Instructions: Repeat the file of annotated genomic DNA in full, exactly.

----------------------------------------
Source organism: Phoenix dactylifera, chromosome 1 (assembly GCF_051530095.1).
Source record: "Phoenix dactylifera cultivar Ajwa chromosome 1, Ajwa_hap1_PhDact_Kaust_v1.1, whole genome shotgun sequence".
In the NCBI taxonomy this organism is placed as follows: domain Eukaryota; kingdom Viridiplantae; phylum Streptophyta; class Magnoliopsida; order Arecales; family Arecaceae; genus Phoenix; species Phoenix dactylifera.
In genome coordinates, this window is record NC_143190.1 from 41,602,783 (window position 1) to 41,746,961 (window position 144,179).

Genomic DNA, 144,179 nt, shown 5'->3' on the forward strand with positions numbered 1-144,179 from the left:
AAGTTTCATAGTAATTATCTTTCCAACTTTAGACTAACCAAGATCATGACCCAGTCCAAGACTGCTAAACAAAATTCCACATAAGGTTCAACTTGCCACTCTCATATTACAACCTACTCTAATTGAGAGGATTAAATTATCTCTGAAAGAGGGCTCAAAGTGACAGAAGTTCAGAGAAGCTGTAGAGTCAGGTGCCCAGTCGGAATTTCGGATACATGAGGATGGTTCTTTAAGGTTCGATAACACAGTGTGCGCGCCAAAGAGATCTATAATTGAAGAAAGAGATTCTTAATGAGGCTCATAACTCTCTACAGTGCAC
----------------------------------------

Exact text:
Source organism: Phoenix dactylifera, chromosome 1 (assembly GCF_051530095.1).
Source record: "Phoenix dactylifera cultivar Ajwa chromosome 1, Ajwa_hap1_PhDact_Kaust_v1.1, whole genome shotgun sequence".
In the NCBI taxonomy this organism is placed as follows: domain Eukaryota; kingdom Viridiplantae; phylum Streptophyta; class Magnoliopsida; order Arecales; family Arecaceae; genus Phoenix; species Phoenix dactylifera.
In genome coordinates, this window is record NC_143190.1 from 41,602,783 (window position 1) to 41,746,961 (window position 144,179).

Genomic DNA, 144,179 nt, shown 5'->3' on the forward strand with positions numbered 1-144,179 from the left:
AAGTTTCATAGTAATTATCTTTCCAACTTTAGACTAACCAAGATCATGACCCAGTCCAAGACTGCTAAACAAAATTCCACATAAGGTTCAACTTGCCACTCTCATATTACAACCTACTCTAATTGAGAGGATTAAATTATCTCTGAAAGAGGGCTCAAAGTGACAGAAGTTCAGAGAAGCTGTAGAGTCAGGTGCCCAGTCGGAATTTCGGATACATGAGGATGGTTCTTTAAGGTTCGATAACACAGTGTGCGCGCCAAAGAGATCTATAATTGAAGAAAGAGATTCTTAATGAGGCTCATAACTCTCTACAGTGCAC